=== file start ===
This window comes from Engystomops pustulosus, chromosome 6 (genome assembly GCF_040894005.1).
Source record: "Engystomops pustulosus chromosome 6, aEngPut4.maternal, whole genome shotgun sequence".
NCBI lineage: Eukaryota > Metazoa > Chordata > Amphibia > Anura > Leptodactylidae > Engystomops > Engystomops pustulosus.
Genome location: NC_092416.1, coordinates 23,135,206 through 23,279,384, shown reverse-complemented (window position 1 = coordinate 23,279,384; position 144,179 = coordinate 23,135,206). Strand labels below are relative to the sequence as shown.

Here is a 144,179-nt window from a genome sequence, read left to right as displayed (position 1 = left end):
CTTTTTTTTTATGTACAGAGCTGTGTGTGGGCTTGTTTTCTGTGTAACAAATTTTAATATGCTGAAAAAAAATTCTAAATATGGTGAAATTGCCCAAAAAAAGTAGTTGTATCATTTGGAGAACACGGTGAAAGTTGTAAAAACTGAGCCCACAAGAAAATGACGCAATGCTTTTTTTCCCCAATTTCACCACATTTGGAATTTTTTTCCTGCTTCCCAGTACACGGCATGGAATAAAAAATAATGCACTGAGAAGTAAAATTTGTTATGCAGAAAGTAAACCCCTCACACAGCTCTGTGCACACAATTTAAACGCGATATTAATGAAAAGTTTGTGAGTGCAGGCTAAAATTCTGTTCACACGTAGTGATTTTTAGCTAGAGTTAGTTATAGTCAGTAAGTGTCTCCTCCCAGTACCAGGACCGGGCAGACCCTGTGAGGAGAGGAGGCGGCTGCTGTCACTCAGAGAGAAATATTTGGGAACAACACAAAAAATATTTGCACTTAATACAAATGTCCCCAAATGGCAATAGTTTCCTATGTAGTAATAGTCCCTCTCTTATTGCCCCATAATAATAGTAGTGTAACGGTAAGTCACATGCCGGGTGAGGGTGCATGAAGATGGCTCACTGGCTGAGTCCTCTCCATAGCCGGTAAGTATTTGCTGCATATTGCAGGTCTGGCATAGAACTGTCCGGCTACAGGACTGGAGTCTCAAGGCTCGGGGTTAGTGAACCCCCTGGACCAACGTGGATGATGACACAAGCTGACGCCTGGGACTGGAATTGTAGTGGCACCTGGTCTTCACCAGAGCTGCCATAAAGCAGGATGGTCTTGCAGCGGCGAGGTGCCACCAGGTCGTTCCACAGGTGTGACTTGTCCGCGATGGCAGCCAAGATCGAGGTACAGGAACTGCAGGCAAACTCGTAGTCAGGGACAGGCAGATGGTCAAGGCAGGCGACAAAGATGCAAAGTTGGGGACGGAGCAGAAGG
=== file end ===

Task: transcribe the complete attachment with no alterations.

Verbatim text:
This window comes from Engystomops pustulosus, chromosome 6 (genome assembly GCF_040894005.1).
Source record: "Engystomops pustulosus chromosome 6, aEngPut4.maternal, whole genome shotgun sequence".
NCBI lineage: Eukaryota > Metazoa > Chordata > Amphibia > Anura > Leptodactylidae > Engystomops > Engystomops pustulosus.
Genome location: NC_092416.1, coordinates 23,135,206 through 23,279,384, shown reverse-complemented (window position 1 = coordinate 23,279,384; position 144,179 = coordinate 23,135,206). Strand labels below are relative to the sequence as shown.

Here is a 144,179-nt window from a genome sequence, read left to right as displayed (position 1 = left end):
CTTTTTTTTTATGTACAGAGCTGTGTGTGGGCTTGTTTTCTGTGTAACAAATTTTAATATGCTGAAAAAAAATTCTAAATATGGTGAAATTGCCCAAAAAAAGTAGTTGTATCATTTGGAGAACACGGTGAAAGTTGTAAAAACTGAGCCCACAAGAAAATGACGCAATGCTTTTTTTCCCCAATTTCACCACATTTGGAATTTTTTTCCTGCTTCCCAGTACACGGCATGGAATAAAAAATAATGCACTGAGAAGTAAAATTTGTTATGCAGAAAGTAAACCCCTCACACAGCTCTGTGCACACAATTTAAACGCGATATTAATGAAAAGTTTGTGAGTGCAGGCTAAAATTCTGTTCACACGTAGTGATTTTTAGCTAGAGTTAGTTATAGTCAGTAAGTGTCTCCTCCCAGTACCAGGACCGGGCAGACCCTGTGAGGAGAGGAGGCGGCTGCTGTCACTCAGAGAGAAATATTTGGGAACAACACAAAAAATATTTGCACTTAATACAAATGTCCCCAAATGGCAATAGTTTCCTATGTAGTAATAGTCCCTCTCTTATTGCCCCATAATAATAGTAGTGTAACGGTAAGTCACATGCCGGGTGAGGGTGCATGAAGATGGCTCACTGGCTGAGTCCTCTCCATAGCCGGTAAGTATTTGCTGCATATTGCAGGTCTGGCATAGAACTGTCCGGCTACAGGACTGGAGTCTCAAGGCTCGGGGTTAGTGAACCCCCTGGACCAACGTGGATGATGACACAAGCTGACGCCTGGGACTGGAATTGTAGTGGCACCTGGTCTTCACCAGAGCTGCCATAAAGCAGGATGGTCTTGCAGCGGCGAGGTGCCACCAGGTCGTTCCACAGGTGTGACTTGTCCGCGATGGCAGCCAAGATCGAGGTACAGGAACTGCAGGCAAACTCGTAGTCAGGGACAGGCAGATGGTCAAGGCAGGCGACAAAGATGCAAAGTTGGGGACGGAGCAGAAGG